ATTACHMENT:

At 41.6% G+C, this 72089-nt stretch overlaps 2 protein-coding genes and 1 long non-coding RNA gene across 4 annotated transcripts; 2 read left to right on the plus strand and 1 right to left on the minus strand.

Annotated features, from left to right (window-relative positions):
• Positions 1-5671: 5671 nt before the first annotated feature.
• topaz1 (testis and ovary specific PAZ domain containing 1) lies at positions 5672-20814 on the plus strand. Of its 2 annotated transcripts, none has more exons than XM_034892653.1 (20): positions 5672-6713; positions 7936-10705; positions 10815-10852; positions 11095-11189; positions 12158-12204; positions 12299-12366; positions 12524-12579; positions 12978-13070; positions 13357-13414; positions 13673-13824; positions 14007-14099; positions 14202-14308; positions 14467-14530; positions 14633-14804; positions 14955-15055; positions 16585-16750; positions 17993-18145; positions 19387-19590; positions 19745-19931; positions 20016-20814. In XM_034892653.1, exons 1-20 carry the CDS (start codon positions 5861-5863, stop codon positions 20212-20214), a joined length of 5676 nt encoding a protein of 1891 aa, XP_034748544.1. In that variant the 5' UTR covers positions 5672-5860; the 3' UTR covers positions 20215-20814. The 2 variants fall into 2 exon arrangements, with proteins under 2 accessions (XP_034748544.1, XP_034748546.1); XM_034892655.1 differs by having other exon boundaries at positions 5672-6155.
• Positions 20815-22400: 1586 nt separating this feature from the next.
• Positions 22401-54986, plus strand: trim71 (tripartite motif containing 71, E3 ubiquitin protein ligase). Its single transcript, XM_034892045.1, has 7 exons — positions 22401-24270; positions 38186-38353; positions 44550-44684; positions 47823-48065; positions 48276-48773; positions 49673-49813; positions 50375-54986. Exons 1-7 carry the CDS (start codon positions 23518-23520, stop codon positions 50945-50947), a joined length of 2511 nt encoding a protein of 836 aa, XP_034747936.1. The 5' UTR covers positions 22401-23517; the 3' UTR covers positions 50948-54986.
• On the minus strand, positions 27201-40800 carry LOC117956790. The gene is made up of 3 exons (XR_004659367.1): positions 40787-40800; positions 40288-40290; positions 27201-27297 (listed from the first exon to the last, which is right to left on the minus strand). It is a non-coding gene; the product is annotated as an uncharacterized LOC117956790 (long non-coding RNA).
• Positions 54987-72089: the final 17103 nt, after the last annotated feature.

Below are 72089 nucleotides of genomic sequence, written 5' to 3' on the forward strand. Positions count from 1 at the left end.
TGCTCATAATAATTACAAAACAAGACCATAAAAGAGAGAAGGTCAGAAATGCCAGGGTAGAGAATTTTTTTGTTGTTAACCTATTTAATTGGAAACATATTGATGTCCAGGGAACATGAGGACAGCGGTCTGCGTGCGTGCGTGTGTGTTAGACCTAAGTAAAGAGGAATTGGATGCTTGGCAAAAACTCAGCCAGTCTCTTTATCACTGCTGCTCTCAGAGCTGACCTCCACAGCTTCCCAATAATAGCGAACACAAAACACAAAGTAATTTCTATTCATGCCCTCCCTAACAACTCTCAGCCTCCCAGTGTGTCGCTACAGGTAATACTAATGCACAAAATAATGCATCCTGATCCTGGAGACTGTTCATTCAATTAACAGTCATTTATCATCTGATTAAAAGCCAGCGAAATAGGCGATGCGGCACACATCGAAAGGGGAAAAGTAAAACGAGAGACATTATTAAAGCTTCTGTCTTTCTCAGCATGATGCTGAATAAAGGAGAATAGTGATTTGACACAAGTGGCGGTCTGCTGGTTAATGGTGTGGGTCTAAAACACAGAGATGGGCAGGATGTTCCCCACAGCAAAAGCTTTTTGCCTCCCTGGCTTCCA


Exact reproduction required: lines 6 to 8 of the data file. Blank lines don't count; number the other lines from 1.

• Positions 22401-54986, plus strand: trim71 (tripartite motif containing 71, E3 ubiquitin protein ligase). Its single transcript, XM_034892045.1, has 7 exons — positions 22401-24270; positions 38186-38353; positions 44550-44684; positions 47823-48065; positions 48276-48773; positions 49673-49813; positions 50375-54986. Exons 1-7 carry the CDS (start codon positions 23518-23520, stop codon positions 50945-50947), a joined length of 2511 nt encoding a protein of 836 aa, XP_034747936.1. The 5' UTR covers positions 22401-23517; the 3' UTR covers positions 50948-54986.
• On the minus strand, positions 27201-40800 carry LOC117956790. The gene is made up of 3 exons (XR_004659367.1): positions 40787-40800; positions 40288-40290; positions 27201-27297 (listed from the first exon to the last, which is right to left on the minus strand). It is a non-coding gene; the product is annotated as an uncharacterized LOC117956790 (long non-coding RNA).
• Positions 54987-72089: the final 17103 nt, after the last annotated feature.